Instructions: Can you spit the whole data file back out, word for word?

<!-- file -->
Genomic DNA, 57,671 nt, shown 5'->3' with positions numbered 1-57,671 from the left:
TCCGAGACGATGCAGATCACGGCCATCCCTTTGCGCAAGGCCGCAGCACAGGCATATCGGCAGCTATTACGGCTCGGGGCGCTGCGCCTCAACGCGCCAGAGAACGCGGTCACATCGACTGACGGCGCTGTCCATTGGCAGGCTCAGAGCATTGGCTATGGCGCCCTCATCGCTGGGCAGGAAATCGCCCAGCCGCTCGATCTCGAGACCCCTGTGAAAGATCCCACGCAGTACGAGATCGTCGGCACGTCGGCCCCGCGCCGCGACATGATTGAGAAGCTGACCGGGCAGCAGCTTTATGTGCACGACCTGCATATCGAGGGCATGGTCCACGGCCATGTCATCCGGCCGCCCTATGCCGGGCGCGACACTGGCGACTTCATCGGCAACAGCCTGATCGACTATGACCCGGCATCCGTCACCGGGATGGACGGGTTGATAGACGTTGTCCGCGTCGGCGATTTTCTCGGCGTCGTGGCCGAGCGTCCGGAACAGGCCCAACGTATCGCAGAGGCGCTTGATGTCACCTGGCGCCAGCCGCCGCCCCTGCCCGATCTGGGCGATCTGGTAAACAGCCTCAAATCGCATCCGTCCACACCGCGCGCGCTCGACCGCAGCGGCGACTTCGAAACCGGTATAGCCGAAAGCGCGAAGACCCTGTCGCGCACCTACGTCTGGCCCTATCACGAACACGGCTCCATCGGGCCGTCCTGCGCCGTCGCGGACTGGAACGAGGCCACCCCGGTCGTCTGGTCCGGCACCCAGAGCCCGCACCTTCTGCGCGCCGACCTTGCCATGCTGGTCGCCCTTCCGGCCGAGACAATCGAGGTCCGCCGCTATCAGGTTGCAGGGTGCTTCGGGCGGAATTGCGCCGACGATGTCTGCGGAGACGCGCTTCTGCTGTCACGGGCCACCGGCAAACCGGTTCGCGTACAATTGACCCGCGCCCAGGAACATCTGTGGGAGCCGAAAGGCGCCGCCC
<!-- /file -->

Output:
Genomic DNA, 57,671 nt, shown 5'->3' with positions numbered 1-57,671 from the left:
TCCGAGACGATGCAGATCACGGCCATCCCTTTGCGCAAGGCCGCAGCACAGGCATATCGGCAGCTATTACGGCTCGGGGCGCTGCGCCTCAACGCGCCAGAGAACGCGGTCACATCGACTGACGGCGCTGTCCATTGGCAGGCTCAGAGCATTGGCTATGGCGCCCTCATCGCTGGGCAGGAAATCGCCCAGCCGCTCGATCTCGAGACCCCTGTGAAAGATCCCACGCAGTACGAGATCGTCGGCACGTCGGCCCCGCGCCGCGACATGATTGAGAAGCTGACCGGGCAGCAGCTTTATGTGCACGACCTGCATATCGAGGGCATGGTCCACGGCCATGTCATCCGGCCGCCCTATGCCGGGCGCGACACTGGCGACTTCATCGGCAACAGCCTGATCGACTATGACCCGGCATCCGTCACCGGGATGGACGGGTTGATAGACGTTGTCCGCGTCGGCGATTTTCTCGGCGTCGTGGCCGAGCGTCCGGAACAGGCCCAACGTATCGCAGAGGCGCTTGATGTCACCTGGCGCCAGCCGCCGCCCCTGCCCGATCTGGGCGATCTGGTAAACAGCCTCAAATCGCATCCGTCCACACCGCGCGCGCTCGACCGCAGCGGCGACTTCGAAACCGGTATAGCCGAAAGCGCGAAGACCCTGTCGCGCACCTACGTCTGGCCCTATCACGAACACGGCTCCATCGGGCCGTCCTGCGCCGTCGCGGACTGGAACGAGGCCACCCCGGTCGTCTGGTCCGGCACCCAGAGCCCGCACCTTCTGCGCGCCGACCTTGCCATGCTGGTCGCCCTTCCGGCCGAGACAATCGAGGTCCGCCGCTATCAGGTTGCAGGGTGCTTCGGGCGGAATTGCGCCGACGATGTCTGCGGAGACGCGCTTCTGCTGTCACGGGCCACCGGCAAACCGGTTCGCGTACAATTGACCCGCGCCCAGGAACATCTGTGGGAGCCGAAAGGCGCCGCCC